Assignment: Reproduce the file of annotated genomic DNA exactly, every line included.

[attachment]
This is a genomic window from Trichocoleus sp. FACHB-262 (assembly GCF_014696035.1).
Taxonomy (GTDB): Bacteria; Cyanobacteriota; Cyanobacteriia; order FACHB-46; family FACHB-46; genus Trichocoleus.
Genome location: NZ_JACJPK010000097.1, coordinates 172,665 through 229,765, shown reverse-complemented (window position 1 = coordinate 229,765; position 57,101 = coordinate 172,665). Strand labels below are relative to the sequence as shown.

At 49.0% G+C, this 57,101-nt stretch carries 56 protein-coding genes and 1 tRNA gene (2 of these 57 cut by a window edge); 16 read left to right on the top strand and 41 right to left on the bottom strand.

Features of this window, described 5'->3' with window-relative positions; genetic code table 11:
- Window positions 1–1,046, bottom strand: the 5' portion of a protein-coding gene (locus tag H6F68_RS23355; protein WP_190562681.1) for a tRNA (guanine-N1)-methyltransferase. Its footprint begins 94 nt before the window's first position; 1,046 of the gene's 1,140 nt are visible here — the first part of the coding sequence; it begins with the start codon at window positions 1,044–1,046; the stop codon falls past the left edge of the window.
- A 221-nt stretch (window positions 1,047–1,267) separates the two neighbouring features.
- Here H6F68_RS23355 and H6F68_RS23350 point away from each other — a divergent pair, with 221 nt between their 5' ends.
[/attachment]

This is a genomic window from Trichocoleus sp. FACHB-262 (assembly GCF_014696035.1).
Taxonomy (GTDB): Bacteria; Cyanobacteriota; Cyanobacteriia; order FACHB-46; family FACHB-46; genus Trichocoleus.
Genome location: NZ_JACJPK010000097.1, coordinates 172,665 through 229,765, shown reverse-complemented (window position 1 = coordinate 229,765; position 57,101 = coordinate 172,665). Strand labels below are relative to the sequence as shown.

At 49.0% G+C, this 57,101-nt stretch carries 56 protein-coding genes and 1 tRNA gene (2 of these 57 cut by a window edge); 16 read left to right on the top strand and 41 right to left on the bottom strand.

Features of this window, described 5'->3' with window-relative positions; genetic code table 11:
- Window positions 1–1,046, bottom strand: the 5' portion of a protein-coding gene (locus tag H6F68_RS23355; protein WP_190562681.1) for a tRNA (guanine-N1)-methyltransferase. Its footprint begins 94 nt before the window's first position; 1,046 of the gene's 1,140 nt are visible here — the first part of the coding sequence; it begins with the start codon at window positions 1,044–1,046; the stop codon falls past the left edge of the window.
- A 221-nt stretch (window positions 1,047–1,267) separates the two neighbouring features.
- Here H6F68_RS23355 and H6F68_RS23350 point away from each other — a divergent pair, with 221 nt between their 5' ends.